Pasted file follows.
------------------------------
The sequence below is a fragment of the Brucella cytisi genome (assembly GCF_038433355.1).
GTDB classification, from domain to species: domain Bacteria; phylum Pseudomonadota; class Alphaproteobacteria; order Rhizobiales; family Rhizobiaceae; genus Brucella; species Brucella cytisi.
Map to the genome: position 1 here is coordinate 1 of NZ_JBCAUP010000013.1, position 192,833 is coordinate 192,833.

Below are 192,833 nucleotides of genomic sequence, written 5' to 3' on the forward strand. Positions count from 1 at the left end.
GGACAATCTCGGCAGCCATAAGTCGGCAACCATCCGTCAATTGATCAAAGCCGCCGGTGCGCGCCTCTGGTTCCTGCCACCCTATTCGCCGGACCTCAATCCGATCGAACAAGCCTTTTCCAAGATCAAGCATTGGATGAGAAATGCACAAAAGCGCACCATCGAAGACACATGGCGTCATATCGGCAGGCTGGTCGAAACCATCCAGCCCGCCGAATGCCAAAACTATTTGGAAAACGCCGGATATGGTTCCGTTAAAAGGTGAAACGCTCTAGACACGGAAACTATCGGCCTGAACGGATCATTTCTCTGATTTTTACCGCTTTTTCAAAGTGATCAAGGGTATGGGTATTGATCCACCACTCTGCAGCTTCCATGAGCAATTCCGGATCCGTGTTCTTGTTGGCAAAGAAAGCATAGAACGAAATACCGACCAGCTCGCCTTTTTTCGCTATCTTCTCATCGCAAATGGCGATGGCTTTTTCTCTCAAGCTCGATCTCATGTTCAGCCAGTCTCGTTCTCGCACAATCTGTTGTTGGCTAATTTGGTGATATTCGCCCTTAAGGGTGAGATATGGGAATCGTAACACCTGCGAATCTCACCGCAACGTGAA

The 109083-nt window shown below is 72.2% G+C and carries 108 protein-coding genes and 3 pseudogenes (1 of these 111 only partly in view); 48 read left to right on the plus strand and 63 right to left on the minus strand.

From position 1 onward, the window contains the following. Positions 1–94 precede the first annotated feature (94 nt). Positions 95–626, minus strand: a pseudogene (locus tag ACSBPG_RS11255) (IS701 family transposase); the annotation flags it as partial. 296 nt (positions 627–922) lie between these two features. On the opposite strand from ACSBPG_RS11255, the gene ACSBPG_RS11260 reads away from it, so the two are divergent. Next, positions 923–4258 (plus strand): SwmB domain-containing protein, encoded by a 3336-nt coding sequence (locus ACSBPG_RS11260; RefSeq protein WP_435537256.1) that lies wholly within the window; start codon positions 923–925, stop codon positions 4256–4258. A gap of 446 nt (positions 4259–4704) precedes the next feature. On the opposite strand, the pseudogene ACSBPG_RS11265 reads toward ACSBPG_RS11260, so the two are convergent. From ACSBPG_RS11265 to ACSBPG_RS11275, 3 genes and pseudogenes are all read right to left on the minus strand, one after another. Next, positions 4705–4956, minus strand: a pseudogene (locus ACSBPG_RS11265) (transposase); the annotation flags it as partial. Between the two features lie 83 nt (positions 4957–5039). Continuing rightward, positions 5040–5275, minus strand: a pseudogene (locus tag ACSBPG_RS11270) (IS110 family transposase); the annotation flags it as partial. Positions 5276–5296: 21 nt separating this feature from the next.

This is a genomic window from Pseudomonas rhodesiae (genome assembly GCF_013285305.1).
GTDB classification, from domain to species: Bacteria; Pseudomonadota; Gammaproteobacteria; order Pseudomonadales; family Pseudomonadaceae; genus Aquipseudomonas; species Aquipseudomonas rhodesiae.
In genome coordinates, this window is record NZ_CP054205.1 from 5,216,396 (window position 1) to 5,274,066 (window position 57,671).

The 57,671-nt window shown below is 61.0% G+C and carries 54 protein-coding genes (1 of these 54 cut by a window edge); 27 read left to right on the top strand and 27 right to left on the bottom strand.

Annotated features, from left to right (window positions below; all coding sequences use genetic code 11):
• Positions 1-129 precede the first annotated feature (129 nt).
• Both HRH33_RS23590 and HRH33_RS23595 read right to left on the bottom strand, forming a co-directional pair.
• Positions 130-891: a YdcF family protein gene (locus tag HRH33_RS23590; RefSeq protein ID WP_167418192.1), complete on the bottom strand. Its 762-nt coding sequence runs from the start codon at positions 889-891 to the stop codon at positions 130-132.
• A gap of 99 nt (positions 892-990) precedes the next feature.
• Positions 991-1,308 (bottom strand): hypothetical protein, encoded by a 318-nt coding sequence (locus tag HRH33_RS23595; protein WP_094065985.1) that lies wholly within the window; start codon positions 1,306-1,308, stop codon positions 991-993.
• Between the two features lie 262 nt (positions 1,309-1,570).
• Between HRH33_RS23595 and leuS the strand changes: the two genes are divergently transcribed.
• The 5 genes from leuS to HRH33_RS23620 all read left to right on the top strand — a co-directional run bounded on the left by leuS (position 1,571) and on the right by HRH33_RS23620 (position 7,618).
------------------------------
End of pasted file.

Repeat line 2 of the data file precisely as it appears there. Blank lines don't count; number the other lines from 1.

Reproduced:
GTDB classification, from domain to species: domain Bacteria; phylum Pseudomonadota; class Alphaproteobacteria; order Rhizobiales; family Rhizobiaceae; genus Brucella; species Brucella cytisi.